Chopra testifies at congressional hearings
On April 26, CFPB Director Rohit Chopra testified at a hearing held by the Senate Banking Committee on the CFPB’s most recent semi-annual report to Congress (covered by InfoBytes here). Chopra’s opening remarks focused on key efforts the agency is taking to meet objectives established by Congress, including (i) shifting enforcement resources away from investigating small firms and focusing instead on repeat offenders and large players engaged in large-scale harm; (ii) increasing transparency through the issuance of guidance documents, such as advisory opinions, compliance bulletins, policy statements, and other publications to help entities comply with federal consumer financial laws; (iii) rethinking its approach to regulations, including its work to develop several rules authorized in the CFPA, and placing “a higher premium on simplicity and ‘bright lines’ whenever possible”; (iv) engaging with the business community and meeting with state-based associations to speak directly with community banks and credit unions and engaging with a broad range of other businesses and associations that may be affected by the laws the Bureau administers; (v) promoting greater competition by “lowering barriers to entry and increasing the pool of firms competing for customers based on quality, price, and service”; and (vi) researching issues related to big tech’s influence on consumer payments.
In his opening statement, Senate Banking Committee Chair Sherrod Brown (D-OH) praised Chopra’s recent efforts related to “junk fees” such as overdraft fees and non-sufficient fund fees, discrimination and bias in the appraisal process, reporting of medical collection debt by the credit reporting agencies, examination authority over non-banks and fintech companies, and crack-down on repeat offenders. However, Ranking Member Patrick Toomey (R-PA) criticized Chopra’s actions and alleged “overreach.” Among other things, Toomey characterized the Bureau’s attempts “to supervise for disparate impact not only in lending, but in all consumer financial services and products” as “unauthorized stealth rulemaking” that “will create tremendous uncertainty among regulated entities.” Toomey also took issue with recent changes to the Bureau’s rules of adjudication, claiming it will “make it easier to engage in regulation by enforcement.”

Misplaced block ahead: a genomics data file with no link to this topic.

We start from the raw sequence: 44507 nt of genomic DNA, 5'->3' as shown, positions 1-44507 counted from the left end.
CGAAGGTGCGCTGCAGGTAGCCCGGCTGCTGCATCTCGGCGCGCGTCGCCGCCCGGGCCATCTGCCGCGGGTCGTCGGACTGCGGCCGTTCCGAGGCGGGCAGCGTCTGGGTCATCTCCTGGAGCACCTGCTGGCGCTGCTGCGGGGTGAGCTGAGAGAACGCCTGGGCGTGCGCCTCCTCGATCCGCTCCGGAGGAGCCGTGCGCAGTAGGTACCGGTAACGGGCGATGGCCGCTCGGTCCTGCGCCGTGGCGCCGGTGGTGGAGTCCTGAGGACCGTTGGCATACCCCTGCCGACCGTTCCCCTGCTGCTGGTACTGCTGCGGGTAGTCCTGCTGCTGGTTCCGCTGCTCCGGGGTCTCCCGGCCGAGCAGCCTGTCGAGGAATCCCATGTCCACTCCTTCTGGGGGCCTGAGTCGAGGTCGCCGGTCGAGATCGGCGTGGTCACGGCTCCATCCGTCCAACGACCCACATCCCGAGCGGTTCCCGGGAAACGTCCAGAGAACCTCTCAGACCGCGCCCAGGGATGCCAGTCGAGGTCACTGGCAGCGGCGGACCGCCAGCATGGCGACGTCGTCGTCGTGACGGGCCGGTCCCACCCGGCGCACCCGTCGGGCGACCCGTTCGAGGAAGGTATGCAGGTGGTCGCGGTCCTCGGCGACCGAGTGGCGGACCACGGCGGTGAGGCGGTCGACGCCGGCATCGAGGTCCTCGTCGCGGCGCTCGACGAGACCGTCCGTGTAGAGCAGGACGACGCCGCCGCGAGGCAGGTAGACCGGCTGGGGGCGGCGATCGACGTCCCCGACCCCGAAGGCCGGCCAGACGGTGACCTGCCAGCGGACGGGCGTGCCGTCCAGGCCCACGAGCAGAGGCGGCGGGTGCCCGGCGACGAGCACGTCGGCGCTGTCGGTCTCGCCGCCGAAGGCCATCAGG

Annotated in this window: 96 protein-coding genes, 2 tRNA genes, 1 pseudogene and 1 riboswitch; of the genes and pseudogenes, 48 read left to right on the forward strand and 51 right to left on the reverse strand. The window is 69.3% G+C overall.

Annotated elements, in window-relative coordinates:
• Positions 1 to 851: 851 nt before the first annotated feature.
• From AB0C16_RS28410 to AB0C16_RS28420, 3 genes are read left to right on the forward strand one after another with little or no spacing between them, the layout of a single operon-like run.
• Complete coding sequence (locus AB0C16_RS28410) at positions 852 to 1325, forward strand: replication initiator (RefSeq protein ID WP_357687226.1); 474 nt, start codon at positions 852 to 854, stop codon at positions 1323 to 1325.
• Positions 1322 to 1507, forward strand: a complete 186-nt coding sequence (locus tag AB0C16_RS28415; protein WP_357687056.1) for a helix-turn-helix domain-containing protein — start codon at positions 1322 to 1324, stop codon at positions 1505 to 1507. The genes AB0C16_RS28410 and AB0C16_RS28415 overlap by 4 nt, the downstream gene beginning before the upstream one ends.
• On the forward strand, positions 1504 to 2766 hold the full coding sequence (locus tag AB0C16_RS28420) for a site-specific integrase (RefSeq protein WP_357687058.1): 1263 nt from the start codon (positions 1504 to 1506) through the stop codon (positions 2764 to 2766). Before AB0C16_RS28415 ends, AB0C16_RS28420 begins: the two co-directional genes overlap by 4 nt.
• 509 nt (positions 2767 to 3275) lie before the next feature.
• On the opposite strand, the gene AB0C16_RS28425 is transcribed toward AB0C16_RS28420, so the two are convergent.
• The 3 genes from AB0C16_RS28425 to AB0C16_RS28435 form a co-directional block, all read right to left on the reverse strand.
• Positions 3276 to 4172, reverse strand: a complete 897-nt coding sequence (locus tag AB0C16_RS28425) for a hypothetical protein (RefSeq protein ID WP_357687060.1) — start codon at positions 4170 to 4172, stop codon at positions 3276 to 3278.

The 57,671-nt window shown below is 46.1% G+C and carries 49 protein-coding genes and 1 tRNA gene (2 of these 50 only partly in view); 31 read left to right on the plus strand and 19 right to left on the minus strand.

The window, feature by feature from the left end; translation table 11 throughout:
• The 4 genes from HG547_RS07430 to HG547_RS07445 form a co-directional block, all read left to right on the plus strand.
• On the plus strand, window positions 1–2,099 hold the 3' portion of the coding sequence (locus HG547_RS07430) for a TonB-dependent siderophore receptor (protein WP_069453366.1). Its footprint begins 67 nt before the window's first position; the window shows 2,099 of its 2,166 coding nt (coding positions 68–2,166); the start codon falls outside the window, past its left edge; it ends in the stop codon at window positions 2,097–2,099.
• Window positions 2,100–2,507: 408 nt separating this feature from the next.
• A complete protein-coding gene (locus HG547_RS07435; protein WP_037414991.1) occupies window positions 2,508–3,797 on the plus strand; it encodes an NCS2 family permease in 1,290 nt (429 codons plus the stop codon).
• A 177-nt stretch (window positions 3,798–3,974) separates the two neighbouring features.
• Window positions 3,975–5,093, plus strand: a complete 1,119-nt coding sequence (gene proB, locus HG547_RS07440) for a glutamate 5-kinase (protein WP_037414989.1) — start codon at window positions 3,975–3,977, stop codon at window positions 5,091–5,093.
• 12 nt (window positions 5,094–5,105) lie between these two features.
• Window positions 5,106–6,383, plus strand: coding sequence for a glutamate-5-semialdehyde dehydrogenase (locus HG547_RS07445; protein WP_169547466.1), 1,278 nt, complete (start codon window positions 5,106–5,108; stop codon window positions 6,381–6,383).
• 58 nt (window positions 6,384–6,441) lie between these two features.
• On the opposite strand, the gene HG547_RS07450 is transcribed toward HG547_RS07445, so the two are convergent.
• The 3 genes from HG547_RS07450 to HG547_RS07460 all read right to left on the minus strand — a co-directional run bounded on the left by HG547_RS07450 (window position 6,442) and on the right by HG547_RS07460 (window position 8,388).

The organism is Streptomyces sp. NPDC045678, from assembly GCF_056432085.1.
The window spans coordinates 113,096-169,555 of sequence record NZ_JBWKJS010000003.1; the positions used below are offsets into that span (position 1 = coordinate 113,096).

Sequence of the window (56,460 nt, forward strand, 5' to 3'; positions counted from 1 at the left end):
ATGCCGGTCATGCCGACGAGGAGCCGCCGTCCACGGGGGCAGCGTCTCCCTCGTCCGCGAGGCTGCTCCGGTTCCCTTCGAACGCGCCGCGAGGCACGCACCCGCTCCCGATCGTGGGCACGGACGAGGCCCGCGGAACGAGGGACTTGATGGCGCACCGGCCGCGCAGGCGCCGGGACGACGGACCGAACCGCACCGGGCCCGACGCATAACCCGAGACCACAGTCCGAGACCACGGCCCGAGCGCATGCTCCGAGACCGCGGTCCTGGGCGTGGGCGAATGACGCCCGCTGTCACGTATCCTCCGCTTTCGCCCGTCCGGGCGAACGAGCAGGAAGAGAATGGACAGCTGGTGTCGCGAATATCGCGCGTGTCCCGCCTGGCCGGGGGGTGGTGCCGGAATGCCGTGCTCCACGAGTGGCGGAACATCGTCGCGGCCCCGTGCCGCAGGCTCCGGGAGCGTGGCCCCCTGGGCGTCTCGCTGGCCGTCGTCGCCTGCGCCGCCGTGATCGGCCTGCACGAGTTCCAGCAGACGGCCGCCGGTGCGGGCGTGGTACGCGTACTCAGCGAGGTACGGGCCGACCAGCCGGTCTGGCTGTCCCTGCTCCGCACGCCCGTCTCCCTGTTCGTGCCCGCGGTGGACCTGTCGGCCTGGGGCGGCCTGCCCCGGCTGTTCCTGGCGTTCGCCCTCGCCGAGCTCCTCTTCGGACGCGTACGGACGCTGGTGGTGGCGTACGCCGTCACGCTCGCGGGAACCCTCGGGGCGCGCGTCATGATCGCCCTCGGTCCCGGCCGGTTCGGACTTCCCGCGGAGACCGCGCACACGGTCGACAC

During the hearing, committee members discussed topics related to collecting small business lending data, rural banking access, student loan servicing, and whether the Bureau should be subject to the congressional appropriations process. Republican committee members raised concerns over several issues, including significant revisions recently made to the Bureau’s unfair, deceptive, or abusive acts or practices (UDAAP) examination manual that state that any type of discrimination in connection with a consumer financial product or service could be an “unfair” practice (i.e., the CFPB can now bring “unfair” discrimination claims related to non-credit financial products). (Covered by a Buckley Special Alert.) Senator Thom Tillis (R-NC) characterized the new policy as a “wholesale rewrite” of the examination manual that will improperly expand the reach of disparate impact liability and challenged the lack of notice-and-comment for the changes to the UDAAP manual.
Conversely, Democratic committee members praised Chopra’s actions and encouraged him to continue pressuring banks to cut excessive overdraft fees and other “junk fees,” as well as strengthen enforcement against repeat offenders. Senator Elizabeth Warren (D-MA) stressed that imposing fines that are less than the profits made from the misconduct will not be enough to persuade large banks to follow the law and asked Chopra to think about other steps regulators might consider to hold large repeat offenders accountable. She referenced her bill, the Corporate Executive Accountability Act, which is designed to hold big bank executives personally liable for the bank’s repeat violations of the law.
Chopra reiterated the Bureau’s priorities in his April 27 testimony before the House Financial Services Committee. At the hearing, House committee members questioned Chopra on the Bureau’s plans to collect data on small business loans pursuant to Section 1071 of the Dodd-Frank Act, crack down on “junk fees,” and address fair lending concerns with automated valuation models and fraud in payment networks. During the hearing, Chopra told committee members that the Bureau plans to revisit and update older regulations such as the CARD Act to lower credit card fees. “We want to make sure that credit cards are a competitive market . . . [so] I am asking the staff to look at whether we should reopen the Card Act rules that were promulgated by the Federal Reserve Board over 10 years ago . . . to be able to look at some of these older rules we inherited, to determine whether there needs to be any changes,” Chopra said, adding that “late fees are an area that I expect to be one of the questions we solicit input on.”